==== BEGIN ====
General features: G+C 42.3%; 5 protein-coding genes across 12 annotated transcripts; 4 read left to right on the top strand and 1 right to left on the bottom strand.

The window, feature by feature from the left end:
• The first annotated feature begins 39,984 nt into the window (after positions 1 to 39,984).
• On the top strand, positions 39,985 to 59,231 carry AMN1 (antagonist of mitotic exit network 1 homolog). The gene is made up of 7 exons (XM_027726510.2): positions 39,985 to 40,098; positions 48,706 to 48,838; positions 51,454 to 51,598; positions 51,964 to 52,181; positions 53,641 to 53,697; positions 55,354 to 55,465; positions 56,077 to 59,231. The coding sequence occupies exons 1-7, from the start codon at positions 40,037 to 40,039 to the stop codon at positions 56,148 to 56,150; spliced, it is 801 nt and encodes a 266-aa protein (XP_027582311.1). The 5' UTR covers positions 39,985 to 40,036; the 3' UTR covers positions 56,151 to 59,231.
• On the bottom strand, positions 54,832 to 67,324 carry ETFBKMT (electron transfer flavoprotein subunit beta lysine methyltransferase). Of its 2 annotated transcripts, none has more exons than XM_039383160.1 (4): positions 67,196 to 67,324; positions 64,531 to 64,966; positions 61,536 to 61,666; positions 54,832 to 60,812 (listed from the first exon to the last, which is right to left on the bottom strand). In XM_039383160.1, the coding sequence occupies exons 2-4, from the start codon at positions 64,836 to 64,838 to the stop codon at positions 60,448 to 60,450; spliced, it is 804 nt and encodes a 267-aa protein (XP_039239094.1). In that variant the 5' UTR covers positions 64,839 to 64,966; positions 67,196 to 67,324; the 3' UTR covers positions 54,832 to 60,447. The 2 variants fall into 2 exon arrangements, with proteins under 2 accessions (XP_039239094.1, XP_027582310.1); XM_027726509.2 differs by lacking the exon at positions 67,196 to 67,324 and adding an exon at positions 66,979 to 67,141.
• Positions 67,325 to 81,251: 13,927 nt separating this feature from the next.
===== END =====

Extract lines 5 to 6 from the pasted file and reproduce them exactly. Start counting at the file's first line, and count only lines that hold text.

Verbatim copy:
• On the bottom strand, positions 54,832 to 67,324 carry ETFBKMT (electron transfer flavoprotein subunit beta lysine methyltransferase). Of its 2 annotated transcripts, none has more exons than XM_039383160.1 (4): positions 67,196 to 67,324; positions 64,531 to 64,966; positions 61,536 to 61,666; positions 54,832 to 60,812 (listed from the first exon to the last, which is right to left on the bottom strand). In XM_039383160.1, the coding sequence occupies exons 2-4, from the start codon at positions 64,836 to 64,838 to the stop codon at positions 60,448 to 60,450; spliced, it is 804 nt and encodes a 267-aa protein (XP_039239094.1). In that variant the 5' UTR covers positions 64,839 to 64,966; positions 67,196 to 67,324; the 3' UTR covers positions 54,832 to 60,447. The 2 variants fall into 2 exon arrangements, with proteins under 2 accessions (XP_039239094.1, XP_027582310.1); XM_027726509.2 differs by lacking the exon at positions 67,196 to 67,324 and adding an exon at positions 66,979 to 67,141.
• Positions 67,325 to 81,251: 13,927 nt separating this feature from the next.